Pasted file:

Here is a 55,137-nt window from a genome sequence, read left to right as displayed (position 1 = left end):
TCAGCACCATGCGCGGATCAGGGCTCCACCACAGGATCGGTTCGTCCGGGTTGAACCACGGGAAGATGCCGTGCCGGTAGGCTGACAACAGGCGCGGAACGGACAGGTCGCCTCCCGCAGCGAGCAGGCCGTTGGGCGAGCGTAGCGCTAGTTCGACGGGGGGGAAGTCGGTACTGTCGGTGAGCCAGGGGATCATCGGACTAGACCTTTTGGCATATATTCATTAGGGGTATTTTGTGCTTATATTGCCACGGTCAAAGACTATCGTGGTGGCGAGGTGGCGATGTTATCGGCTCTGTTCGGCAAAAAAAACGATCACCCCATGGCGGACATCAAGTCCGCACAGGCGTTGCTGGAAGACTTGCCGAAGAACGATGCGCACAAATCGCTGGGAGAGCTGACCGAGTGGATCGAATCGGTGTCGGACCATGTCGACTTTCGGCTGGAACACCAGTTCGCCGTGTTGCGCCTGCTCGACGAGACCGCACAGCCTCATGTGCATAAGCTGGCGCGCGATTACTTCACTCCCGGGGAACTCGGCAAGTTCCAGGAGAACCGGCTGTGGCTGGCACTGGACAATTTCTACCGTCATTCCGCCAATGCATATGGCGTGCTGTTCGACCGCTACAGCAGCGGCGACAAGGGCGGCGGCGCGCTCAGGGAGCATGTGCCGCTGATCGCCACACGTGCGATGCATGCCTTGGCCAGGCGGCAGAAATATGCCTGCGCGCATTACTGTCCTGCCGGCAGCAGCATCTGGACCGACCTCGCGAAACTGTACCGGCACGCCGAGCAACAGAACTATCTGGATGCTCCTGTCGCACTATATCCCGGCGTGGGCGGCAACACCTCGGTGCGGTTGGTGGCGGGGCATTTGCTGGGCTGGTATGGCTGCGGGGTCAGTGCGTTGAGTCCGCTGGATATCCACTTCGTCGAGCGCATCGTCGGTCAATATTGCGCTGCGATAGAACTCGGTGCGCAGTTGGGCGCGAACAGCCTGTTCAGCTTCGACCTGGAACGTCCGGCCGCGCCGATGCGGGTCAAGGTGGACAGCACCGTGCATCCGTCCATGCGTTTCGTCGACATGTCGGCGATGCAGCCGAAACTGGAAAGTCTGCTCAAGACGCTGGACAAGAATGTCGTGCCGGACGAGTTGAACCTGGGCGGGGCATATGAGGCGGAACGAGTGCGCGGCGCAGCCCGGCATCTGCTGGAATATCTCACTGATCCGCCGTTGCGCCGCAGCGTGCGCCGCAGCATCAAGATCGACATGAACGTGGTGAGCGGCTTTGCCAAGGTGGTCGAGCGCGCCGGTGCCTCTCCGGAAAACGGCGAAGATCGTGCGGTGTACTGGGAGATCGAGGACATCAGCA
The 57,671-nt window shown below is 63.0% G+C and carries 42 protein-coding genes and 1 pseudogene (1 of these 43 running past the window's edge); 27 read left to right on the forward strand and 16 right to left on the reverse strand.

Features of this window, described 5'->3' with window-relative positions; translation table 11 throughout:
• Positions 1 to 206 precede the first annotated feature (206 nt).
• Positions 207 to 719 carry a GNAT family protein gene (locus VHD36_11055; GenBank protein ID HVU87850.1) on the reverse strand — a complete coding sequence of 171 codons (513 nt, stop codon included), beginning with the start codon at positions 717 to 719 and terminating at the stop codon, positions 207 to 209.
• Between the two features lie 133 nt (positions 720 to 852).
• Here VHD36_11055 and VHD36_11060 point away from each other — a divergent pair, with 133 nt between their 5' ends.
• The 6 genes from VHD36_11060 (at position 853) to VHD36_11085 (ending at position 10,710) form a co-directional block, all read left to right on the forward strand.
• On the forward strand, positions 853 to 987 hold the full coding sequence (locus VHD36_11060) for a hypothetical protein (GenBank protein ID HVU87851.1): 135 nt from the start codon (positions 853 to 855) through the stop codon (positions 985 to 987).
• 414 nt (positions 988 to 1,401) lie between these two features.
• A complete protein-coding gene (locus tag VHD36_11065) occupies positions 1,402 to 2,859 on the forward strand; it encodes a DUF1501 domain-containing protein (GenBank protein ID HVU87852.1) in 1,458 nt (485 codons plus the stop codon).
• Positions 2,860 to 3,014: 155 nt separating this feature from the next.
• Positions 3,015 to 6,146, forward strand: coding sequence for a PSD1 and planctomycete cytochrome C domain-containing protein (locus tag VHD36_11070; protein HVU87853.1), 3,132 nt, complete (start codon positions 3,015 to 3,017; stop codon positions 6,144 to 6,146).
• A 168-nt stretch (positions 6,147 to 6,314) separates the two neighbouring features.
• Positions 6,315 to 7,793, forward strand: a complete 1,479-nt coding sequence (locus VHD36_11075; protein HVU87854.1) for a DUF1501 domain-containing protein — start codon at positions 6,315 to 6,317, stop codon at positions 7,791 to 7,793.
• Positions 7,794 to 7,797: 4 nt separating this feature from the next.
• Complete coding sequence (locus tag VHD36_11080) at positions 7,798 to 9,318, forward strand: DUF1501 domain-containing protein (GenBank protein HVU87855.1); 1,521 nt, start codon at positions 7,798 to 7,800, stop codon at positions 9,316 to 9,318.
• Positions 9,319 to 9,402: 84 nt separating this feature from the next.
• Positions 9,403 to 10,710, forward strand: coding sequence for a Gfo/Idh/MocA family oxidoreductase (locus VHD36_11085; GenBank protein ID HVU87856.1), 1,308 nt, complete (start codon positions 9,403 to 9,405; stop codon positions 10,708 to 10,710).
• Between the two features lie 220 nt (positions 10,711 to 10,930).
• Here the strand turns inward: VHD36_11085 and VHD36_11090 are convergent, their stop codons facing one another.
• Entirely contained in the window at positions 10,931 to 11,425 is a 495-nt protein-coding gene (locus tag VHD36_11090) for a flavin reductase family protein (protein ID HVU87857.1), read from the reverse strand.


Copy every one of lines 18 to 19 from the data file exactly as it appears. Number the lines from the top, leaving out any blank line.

• Complete coding sequence (locus tag VHD36_11080) at positions 7,798 to 9,318, forward strand: DUF1501 domain-containing protein (GenBank protein HVU87855.1); 1,521 nt, start codon at positions 7,798 to 7,800, stop codon at positions 9,316 to 9,318.
• Positions 9,319 to 9,402: 84 nt separating this feature from the next.